Dear Teen Girl, Yes There is a Gingrich

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A Facebook friend and MMU colleague wrote this on her wall:

Dear Republican voters, please make Newt Gingrich go away. You’ve put me in the awkward position of having to explain to my children why a serial adulterer, liar, and hypocrite thinks he deserves to run for the highest office. And why people who claim to honor American values are voting for him.

Among the responses she got was a Republican who argued that Democrats need to apply the same standard to Bill Clinton.

That seems to equate the case of Newt and Bill. I don’t think that’s entirely unfair—Clinton certainly behaved recklessly and improperly and probably should have paid a higher political price for it—but the Clinton vs. Gingrich analogy also has weaknesses.

What’s the difference between the two? Here are some:

  • Clinton didn’t try to impeach Gingrich. While Gingrich was Speaker of the House, he was cheating on his wife with a staffer. And yet trying to impeach the President for basically similar behavior. Granted, part of Clinton’s problem wasn’t the adultery, it was less-than-honest testimony under oath about the adultery, but I don’t think anybody is shocked, SHOCKED that philandering men aren’t always the most honest about their exploits. Clinton didn’t try to hypocritically use Gingrich’s personal life against Gingrich. Gingrich was perfectly happy to ignore rules when they applied to him, but zing others for crossing the same lines.
  • Gingrich makes Clinton look like a truth teller. That’s not easy to do. The legal Arkansas mind that asked “it depends on what the meaning of the word ‘is’ is” or whose defense was tangentially based on the base notion that oral sex isn’t really sex isn’t among our Great Americans Who Tell the Truth. But Newt? He lied during a recent nationally televised debate—telling John King that his campaign offered spokesmen to ABC that ABC refused to use. Since then, we’ve learned pretty definitively that the Gingrich campaign did no such thing, yet Newt has repeated the line, even using it again with King on King’s CNN show. Clinton certainly was a shady Southern politician who had a serial habit of bending the truth. But Gingrich is something else. The Newt is a flat out serial liar.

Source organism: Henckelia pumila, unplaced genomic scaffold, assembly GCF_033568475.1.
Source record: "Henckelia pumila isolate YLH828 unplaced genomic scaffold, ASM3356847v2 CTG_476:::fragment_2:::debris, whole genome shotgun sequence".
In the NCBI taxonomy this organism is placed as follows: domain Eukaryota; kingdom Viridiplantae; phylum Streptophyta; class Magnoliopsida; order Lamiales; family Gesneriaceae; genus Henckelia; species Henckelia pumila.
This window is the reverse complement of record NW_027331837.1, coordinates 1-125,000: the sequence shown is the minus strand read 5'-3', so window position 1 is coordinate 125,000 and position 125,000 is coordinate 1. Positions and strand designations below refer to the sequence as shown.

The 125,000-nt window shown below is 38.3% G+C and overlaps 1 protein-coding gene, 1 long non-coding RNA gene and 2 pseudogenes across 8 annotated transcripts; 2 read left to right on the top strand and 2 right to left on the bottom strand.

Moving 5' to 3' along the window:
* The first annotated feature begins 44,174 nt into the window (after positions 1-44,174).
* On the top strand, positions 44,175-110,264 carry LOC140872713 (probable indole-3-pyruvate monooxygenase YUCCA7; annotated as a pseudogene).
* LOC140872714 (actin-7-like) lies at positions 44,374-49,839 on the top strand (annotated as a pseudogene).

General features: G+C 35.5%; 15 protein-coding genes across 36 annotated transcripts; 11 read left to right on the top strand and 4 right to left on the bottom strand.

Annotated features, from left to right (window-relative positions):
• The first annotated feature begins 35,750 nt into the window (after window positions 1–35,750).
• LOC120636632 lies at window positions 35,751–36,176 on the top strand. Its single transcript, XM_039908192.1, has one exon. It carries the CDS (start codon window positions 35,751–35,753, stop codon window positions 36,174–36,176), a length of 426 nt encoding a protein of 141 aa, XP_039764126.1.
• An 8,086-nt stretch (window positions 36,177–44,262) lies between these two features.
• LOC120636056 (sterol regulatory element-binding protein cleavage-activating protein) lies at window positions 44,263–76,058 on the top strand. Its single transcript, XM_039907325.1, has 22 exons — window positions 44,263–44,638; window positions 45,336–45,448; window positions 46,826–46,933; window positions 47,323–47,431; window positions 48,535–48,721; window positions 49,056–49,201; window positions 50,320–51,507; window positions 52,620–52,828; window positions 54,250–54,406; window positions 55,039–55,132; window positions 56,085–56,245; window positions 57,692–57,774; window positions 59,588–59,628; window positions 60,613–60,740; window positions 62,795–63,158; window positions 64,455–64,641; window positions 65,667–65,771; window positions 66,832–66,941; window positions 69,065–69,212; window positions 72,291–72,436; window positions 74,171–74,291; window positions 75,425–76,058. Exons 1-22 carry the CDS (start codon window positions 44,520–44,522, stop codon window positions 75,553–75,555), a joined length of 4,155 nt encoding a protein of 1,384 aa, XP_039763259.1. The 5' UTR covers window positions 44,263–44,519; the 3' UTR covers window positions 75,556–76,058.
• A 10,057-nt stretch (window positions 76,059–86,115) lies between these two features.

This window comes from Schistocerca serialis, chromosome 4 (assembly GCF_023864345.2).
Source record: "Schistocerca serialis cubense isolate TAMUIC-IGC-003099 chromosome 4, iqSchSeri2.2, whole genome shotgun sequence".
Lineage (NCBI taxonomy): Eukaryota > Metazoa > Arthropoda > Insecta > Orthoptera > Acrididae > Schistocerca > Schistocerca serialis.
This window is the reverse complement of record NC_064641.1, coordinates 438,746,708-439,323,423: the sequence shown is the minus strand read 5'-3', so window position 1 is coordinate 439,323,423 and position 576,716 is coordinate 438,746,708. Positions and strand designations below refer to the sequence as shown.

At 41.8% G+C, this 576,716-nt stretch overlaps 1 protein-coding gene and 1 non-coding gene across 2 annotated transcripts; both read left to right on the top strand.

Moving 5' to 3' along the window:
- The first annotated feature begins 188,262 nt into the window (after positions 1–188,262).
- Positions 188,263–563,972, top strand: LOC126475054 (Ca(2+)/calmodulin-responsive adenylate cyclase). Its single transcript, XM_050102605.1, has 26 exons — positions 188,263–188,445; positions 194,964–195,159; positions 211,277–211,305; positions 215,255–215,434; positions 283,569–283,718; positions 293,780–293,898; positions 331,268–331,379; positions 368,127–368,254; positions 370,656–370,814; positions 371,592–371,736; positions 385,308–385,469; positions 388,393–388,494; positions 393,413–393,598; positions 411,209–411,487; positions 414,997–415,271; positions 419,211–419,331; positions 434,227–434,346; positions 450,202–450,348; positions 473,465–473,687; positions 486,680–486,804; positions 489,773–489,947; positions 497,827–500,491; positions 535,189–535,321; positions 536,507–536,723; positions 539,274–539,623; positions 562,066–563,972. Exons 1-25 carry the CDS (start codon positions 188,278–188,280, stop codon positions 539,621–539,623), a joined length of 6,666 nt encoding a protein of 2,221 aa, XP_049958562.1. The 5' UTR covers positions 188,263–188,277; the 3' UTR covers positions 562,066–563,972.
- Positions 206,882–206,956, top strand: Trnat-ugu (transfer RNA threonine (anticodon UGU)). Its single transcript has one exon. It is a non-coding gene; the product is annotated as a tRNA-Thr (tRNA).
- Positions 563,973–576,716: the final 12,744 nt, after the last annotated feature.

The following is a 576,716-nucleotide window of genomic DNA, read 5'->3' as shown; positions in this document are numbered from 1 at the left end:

• While both flip flop now and then, Newt’s a spinning ballerina by comparison. Clinton wasn’t above changing course or policies. For example, he abandoned health care reform when it became politically impossible to achieve. But Newt? He appeared in a late-night PSA with Nancy Pelosi about global warming. Now, Newt calls that a “dumb” thing. What’s dumb is the GOP insistence that their candidate must reject global warming, as if science were a political issue—that it makes sense from a policy point of view to simply ignore reality. So, in short, Clinton’s position shifts don’t seem as serious or as seismic as the Newt’s tectonic shifts. Newt is a ballerina because he’s willing to do a big spin whenever it benefits him.
  • Both play to the crowd, but the tools they use to play to the crowd are way different. Maybe it’s just the crowd they play to. Newt bashes the media. He makes vaguely or less than vague racist remarks—calling Spanish the “language of the ghetto” or Barack Obama the “food stamp” president. Clinton’s craven political huckstering never felt as dangerous or outrageous as Newt’s.

Yes, I don’t think it’s totally unfair to compare Newt to Bill. Both have problems with bad personal behavior that crosses the line into public behavior because of who it occurs with and when and where. And, for both, I’m a bit concerned that we focus too much on that personal behavior when the public policy questions are way more important.

Both have been called, with some justification, hypocrites and liars. But there is a difference. In the Pinocchio pantheon, Newt far outranks Bill.


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